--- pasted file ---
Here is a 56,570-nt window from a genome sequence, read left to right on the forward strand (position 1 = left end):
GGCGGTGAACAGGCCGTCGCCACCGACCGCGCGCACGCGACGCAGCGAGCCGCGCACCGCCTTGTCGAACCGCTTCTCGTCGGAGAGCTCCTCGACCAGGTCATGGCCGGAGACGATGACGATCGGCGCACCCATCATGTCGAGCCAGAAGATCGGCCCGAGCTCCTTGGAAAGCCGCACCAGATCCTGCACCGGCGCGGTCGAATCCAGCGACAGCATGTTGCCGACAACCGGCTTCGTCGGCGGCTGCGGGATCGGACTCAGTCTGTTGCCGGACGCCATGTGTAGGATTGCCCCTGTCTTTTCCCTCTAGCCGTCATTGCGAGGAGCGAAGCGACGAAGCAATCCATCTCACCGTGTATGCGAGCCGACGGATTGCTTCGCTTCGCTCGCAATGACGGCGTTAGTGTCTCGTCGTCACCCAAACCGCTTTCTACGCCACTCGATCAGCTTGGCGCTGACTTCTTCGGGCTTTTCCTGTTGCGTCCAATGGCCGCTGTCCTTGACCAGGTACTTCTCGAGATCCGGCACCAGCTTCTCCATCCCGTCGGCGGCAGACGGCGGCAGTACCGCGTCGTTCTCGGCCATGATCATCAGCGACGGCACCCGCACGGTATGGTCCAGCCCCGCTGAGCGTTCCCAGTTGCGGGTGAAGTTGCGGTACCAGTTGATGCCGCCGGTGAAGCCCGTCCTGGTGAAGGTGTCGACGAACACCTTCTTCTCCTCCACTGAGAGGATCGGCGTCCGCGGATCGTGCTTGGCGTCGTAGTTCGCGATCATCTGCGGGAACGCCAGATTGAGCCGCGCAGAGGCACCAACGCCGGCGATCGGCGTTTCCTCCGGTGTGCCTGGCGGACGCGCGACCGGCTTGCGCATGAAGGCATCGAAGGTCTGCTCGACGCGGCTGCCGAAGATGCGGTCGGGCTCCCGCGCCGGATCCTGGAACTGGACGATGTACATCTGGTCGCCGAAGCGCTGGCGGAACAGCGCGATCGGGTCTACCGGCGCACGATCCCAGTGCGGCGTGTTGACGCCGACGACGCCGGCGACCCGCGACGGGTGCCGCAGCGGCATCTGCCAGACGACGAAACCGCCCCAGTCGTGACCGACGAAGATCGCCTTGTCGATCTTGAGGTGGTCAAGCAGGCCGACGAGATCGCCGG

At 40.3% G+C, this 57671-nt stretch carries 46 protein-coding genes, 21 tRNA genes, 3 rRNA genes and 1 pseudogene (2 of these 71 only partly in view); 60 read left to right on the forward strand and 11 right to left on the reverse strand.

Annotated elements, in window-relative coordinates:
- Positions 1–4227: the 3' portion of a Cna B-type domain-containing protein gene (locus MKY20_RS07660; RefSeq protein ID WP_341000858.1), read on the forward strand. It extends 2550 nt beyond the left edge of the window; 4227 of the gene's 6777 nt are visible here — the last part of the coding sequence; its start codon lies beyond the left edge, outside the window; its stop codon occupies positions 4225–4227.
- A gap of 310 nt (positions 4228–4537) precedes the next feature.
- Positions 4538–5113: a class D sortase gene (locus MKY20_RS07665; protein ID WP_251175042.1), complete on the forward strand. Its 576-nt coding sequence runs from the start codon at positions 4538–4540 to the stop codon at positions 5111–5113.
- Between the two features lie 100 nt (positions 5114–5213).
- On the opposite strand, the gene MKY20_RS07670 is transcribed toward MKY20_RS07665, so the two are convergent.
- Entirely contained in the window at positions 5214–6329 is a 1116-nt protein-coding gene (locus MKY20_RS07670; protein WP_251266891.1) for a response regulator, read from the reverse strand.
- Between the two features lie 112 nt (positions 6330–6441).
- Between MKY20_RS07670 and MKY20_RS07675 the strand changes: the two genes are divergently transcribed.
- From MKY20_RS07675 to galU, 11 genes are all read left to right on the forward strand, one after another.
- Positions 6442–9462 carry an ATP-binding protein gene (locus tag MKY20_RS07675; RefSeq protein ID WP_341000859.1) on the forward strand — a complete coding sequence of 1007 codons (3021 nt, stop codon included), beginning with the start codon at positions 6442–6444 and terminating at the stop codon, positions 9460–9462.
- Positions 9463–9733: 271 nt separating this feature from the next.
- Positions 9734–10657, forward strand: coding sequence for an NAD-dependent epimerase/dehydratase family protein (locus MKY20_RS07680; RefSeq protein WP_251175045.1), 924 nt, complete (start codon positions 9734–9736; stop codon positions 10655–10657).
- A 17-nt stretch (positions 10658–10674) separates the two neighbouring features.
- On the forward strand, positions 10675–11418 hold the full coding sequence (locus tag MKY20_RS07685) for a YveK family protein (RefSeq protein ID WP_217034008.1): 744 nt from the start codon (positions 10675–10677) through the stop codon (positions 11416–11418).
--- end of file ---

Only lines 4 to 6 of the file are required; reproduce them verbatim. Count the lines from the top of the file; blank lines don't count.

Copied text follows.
Annotated elements, in window-relative coordinates:
- Positions 1–4227: the 3' portion of a Cna B-type domain-containing protein gene (locus MKY20_RS07660; RefSeq protein ID WP_341000858.1), read on the forward strand. It extends 2550 nt beyond the left edge of the window; 4227 of the gene's 6777 nt are visible here — the last part of the coding sequence; its start codon lies beyond the left edge, outside the window; its stop codon occupies positions 4225–4227.
- A gap of 310 nt (positions 4228–4537) precedes the next feature.